Excessive Video Gaming Not Just a Symptom: Issues in ADHD

Medical News: Excessive Video Gaming Not Just a Symptom - in Pediatrics, Parenting from MedPage Today

to start, I remind you again that due to Apple Computer ending it's web hosting services I've moved my website to a new host. The website is still found through the url: wwwrelatedminds.com or www.relatedmindsbc.com. My blog is also move. For the time being most blogs, in addition to being posted on blogger, will be reposted at the new site at: http://www.relatedmindsbc.com/blog
Now, back to video gaming.

Many families come in with their children, who often have a diagnosis of ADHD or ADD, and complain about excessive video gaming. They can't drag their kids away from the machines, and can't get them to stop. They ask me if the video gaming is, in itself, pathological, or if it can cause pathology such as excessive anger, violent behaviour and poor concentration (this is a big concern for parents who already have a diagnosis of ADHD for their child). There really hasn't been much research on this issue until recently, and the research there is isn't very clear. However, this study by Douglas Gentile, PhD, of Iowa State University, has found some interesting...and worrying...connections.

So the real question is, does excessive gaming cause pathology, or does pathology cause excessive gaming? This two year prospective study (with over 3,000 children identified in the data) identified several baseline psychological factors that predicted excessive gaming. These include: impulsivity, depression, social difficulties and poor overall school performance.  These conditions seemed to act as outcomes of pathological gaming. But this excessive pathological gaming seems not to simply be secondary to these other disorders, but to be predictive of poorer functioning overall. This poor overall functioning can last for several years.

For instance, while impulsivity is a risk factor for excessive and pathological gaming, impulsivity worsens after a youth becomes a pathological gamer. The study found that increases in pathological gaming were predictive of depression, anxiety, social phobia and poor school performance.  The relationship between these factors was especially strong for depression.  Some limitations of this study were: it's location (Singapore -can it be generalized to Western cultures?) and that the study relied on self reports from these children.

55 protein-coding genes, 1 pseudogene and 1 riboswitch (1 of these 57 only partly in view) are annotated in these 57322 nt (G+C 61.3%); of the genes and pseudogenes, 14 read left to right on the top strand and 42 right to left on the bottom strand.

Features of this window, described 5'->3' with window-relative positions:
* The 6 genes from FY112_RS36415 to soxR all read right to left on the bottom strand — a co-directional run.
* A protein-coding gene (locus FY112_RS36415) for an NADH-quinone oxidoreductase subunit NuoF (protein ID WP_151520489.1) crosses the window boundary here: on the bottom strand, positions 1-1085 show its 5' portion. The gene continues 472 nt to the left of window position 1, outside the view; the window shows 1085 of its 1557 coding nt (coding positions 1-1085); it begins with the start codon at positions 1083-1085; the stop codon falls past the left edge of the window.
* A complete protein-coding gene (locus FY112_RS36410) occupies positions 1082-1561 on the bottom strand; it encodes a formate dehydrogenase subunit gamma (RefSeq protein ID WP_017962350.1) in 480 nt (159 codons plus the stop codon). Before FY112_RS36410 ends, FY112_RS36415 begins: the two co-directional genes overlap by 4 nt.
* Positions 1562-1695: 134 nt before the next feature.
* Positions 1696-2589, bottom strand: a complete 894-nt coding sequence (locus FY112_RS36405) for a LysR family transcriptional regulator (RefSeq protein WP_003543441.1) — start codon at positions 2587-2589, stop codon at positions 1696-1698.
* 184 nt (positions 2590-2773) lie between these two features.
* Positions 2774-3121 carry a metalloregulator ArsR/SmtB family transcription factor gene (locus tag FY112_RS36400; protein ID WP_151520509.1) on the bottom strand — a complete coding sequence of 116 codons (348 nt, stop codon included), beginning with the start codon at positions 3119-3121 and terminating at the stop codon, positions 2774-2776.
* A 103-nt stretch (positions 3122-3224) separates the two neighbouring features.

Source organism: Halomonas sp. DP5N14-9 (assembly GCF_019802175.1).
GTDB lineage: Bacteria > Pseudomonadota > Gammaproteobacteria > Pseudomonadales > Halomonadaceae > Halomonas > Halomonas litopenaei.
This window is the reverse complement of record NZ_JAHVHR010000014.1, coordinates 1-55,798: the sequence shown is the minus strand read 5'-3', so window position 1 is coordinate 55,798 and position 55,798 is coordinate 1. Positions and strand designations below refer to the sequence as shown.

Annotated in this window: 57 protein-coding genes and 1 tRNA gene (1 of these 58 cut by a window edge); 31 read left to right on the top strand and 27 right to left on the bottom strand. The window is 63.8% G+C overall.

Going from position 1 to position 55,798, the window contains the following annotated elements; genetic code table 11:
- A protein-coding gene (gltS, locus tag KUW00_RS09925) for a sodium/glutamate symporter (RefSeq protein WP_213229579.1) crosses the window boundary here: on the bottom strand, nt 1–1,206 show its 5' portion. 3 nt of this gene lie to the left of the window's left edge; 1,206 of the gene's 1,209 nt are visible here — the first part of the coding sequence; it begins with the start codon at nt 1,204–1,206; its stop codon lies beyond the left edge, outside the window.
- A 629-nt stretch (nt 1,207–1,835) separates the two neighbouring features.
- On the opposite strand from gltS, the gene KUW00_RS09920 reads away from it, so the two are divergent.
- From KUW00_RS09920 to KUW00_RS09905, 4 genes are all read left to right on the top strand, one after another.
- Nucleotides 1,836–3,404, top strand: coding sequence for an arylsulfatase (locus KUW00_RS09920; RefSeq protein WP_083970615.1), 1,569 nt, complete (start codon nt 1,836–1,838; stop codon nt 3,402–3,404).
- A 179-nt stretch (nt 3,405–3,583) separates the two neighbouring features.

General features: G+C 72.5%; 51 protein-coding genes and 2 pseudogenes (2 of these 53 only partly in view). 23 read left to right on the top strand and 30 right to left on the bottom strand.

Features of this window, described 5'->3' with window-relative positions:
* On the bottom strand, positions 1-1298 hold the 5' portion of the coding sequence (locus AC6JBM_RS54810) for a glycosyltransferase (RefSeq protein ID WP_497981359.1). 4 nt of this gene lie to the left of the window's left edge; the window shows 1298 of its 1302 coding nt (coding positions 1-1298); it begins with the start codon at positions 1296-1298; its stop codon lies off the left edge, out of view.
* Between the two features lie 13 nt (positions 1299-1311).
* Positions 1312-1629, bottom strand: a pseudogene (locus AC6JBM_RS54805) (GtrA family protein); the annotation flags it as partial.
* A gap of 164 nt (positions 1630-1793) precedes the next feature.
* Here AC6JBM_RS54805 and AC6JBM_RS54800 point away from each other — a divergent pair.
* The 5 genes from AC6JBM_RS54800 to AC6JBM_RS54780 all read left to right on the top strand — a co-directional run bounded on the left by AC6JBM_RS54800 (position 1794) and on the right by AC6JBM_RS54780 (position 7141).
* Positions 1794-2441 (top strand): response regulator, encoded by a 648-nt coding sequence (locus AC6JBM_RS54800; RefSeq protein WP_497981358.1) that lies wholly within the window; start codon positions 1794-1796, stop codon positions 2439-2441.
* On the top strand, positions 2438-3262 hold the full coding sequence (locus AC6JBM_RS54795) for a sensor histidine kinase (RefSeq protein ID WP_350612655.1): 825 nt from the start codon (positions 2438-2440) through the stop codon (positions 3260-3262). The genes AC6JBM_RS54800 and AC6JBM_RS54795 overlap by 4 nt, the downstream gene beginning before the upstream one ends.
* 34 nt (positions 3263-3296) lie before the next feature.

What can we learn from this? First, I think, that we should not ignore the possibility that there is an underlying depression or anxiety with children who spend too much time gaming. This can often be determined through a clinical interview and further assessment if necessary. And second, that impulsivity is a critical factor in helping the child reduce gaming activity. This is especially true for kids with ADHD who seemingly can focus on an XBox game for several hours, but can't spent 10 minutes reading or doing math problems. (This is the student who often really agitates the teacher, who assumes that it's a matter of choice rather than a result of the child's disability or cognitive deficits such as ADHD or depression.)

Overall if your child is having problems with excessive time spend at the computer gaming, has become isolated and seems non-compliant when asked to get off the computer: get professional help. There seems to be a strong relationship between pathological gaming and psychological problems such as impulsivity, depression, anxiety, social isolation and poor academic performance. You may have difficulty directly addressing the gaming at first, but working on these other areas may very well help.  A psychologist with expertise in diagnosis and treatment of these disorders can help you set up a home program to teach skills necessary to disengage from the video game, address irrational thinking that comes with anxiety and depression, teach social skills and skills to reduce anxiety and finally develop a positive sup[port plan to address issues relating to learning difficulties.

Feel free to contact my office or contact the British columbia Psychological Association to locate an expert near you.